The team uses laser light and optics to construct an image of atomic wave function (shown in purple). The graph is an artistic description of this microscopic process, trained on atoms (spheres) hung in an optical grid (high white waves). The team's technique reveals information about an atomic wave function with unprecedented details. Yours sincerely: E. Edwards / Joint Quantum Institute
Physicists have demonstrated a new way of obtaining the essential details that describe an isolated quantum system, such as atom gas, by direct observation. The new method gives information about the probability of finding atoms at certain locations in the system with unprecedented spatial resolution. With this technique, scientists can get details on a scale of dozens of nanometers – less than the width of the virus.
Experiments conducted at the Joint Quantum Institute (JQI), a research partnership between the National Institute of Standards and Technology (NIST) and the University of Maryland, use an optical grid – a network of laser light that stops thousands of atoms – the probability of an atom being in a given location. Since each individual atom in the grid behaves like all the others, the measurement of the entire group of atoms reveals the probability that a single atom will be at a certain point in space
Physical Review X The JQI technique (and similar technique , published simultaneously by a group of the University of Chicago) may lead to the probability that the atomic sites are well below the wavelength of light used to illuminate the atoms – 50 times better than
"This is a demonstration of our ability to observe cable-stayed mechanics, "said Trey Porto from JQI, one of the physicists behind the research. "This is not done with atoms that are close to this precision."
To understand the quantum system, physicists often talk about its "wave function." This is not just an important detail; that's the whole story. It contains all the information you need to describe the system.
"This is the description of the system," said JQI physicist Steve Rollston, another author of the report. "If you have information about the wave function, you can calculate everything else for it – such as the magnetism of the object, its conductivity, and the likelihood of you radiating or absorbing light." While the wave function is a mathematical expression rather than a physical object, the team's method can reveal the behavior that describes the wave function: the probability that the quantum system will behave in a way to another. In the world of quantum mechanics, the probability is everything.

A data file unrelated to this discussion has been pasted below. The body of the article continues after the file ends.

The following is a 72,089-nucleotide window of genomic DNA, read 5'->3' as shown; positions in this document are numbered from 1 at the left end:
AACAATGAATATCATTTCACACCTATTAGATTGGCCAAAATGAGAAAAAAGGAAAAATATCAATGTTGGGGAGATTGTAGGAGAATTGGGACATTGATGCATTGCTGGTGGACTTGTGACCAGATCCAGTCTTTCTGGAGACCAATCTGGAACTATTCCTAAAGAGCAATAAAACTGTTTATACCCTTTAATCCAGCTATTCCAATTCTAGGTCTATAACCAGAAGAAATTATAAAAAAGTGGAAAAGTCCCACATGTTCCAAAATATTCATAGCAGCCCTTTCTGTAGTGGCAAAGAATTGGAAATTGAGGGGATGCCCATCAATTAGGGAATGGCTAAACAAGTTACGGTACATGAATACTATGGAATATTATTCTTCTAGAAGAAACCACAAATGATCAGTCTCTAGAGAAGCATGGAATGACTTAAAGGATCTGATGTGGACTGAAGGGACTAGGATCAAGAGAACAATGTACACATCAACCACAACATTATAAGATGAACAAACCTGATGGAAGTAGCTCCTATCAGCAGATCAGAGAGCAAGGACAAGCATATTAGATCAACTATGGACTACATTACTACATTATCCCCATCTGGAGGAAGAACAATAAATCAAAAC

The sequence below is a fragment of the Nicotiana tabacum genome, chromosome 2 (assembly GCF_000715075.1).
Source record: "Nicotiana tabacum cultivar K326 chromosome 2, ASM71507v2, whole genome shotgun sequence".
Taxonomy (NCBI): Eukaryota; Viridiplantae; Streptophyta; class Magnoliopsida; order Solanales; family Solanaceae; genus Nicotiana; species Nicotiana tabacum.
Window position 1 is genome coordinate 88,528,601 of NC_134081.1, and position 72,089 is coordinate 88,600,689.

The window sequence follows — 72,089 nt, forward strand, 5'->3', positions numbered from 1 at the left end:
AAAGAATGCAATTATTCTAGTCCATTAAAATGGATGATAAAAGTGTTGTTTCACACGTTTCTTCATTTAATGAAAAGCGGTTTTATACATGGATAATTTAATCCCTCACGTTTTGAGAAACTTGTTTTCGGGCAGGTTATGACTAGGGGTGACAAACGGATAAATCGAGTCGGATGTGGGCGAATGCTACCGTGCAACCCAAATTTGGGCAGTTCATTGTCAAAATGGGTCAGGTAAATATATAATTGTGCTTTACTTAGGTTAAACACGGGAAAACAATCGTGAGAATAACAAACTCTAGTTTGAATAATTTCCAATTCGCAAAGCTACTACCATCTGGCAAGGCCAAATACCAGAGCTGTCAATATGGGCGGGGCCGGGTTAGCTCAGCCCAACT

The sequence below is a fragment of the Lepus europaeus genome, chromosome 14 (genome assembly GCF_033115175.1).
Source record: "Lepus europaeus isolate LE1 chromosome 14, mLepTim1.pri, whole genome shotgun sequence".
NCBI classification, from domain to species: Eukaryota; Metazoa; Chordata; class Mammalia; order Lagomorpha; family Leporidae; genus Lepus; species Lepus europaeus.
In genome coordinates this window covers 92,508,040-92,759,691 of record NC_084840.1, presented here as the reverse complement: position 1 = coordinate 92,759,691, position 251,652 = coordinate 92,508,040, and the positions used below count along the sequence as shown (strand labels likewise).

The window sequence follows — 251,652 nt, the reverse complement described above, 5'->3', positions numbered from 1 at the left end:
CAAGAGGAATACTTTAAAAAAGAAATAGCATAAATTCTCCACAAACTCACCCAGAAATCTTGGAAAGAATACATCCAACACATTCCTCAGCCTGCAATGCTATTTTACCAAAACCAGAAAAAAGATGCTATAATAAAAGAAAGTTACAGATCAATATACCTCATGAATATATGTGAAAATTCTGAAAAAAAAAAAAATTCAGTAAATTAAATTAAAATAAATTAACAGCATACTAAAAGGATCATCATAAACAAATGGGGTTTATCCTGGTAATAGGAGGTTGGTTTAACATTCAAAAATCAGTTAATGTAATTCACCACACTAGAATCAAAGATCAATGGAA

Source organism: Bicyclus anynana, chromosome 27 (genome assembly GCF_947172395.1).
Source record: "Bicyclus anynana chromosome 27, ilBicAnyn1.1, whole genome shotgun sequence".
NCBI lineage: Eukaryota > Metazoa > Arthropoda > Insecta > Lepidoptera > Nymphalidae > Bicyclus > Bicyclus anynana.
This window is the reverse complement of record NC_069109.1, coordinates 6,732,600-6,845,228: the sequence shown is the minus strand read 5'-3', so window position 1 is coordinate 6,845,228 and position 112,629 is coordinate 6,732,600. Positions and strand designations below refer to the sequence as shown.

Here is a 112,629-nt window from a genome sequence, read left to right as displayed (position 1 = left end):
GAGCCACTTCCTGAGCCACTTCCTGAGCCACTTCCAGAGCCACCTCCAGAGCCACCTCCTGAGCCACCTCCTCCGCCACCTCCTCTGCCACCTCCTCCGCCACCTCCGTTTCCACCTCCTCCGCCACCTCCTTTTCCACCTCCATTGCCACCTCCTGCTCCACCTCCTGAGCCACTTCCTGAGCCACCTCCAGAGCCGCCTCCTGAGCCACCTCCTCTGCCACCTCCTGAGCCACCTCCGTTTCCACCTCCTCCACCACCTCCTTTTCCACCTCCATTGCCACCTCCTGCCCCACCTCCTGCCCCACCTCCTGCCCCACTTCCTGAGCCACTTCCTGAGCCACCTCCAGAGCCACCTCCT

Among the many strange principles of quantum mechanics is the idea that before we measure their positions, objects may not have a specific place. The electrons surrounding the nucleus of the atom, for example, do not travel in ordinary planetary orbits, contrary to the image of some of us in school. Instead, they act like waves, so the electron itself can not be said to have a specific location. On the contrary, electrons reside in fuzzy areas of space.
All objects can have such wavy behavior, but for anything big enough to see the unarmed eyes, the effect is inconspicuous and the rules of classical physics are in place. Notice buildings, buckets or breadcrumbs that spread like waves. But isolate a small object as an atom and the situation is different because the atom exists in the sphere of magnitude where the influence of quantum mechanics is supreme. It is not possible to say for sure where it is, but it will be found somewhere. The wave function provides a set of probabilities that the atom will be found in any given location. the first principles without having to respect it. Very interesting systems, however, are complex.
"There are quantum systems that can not be calculated because they are too difficult," said Rollston, as molecules made by several large atoms. "This approach can help us understand these situations."
Since the wave function only describes a set of probabilities, how do physicists get a full picture of its effects in a short order? The team approach involves measuring a large number of identical quantum systems simultaneously and combining the results into a single picture. This is like moving 100,000 pairs of dice at the same time – each roller gives one result, and contributes one point to the probability curve showing the values of all the dice. Approximately 100,000 atoms of the yterbium optical grid are suspended in their lasers. The Iterbium atoms are isolated from their neighbors and are confined to moving back and forth along a one-dimensional line. To get a high-resolution picture, the team found a way to monitor the narrow cuts of these segments, and how often each atom appears in the appropriate part. After observing a region, the team has measured another until it has received the whole picture. has directly seen something central to the quantum research that fascinates him.
"It's not quite obvious where it will be used, but it's a new technique that offers new opportunities," he said. "We've been using an optical grid to capture atoms for years, and now it's becoming a new kind of measuring tool."
Extremely accurate measurements of atomic states for quantum computation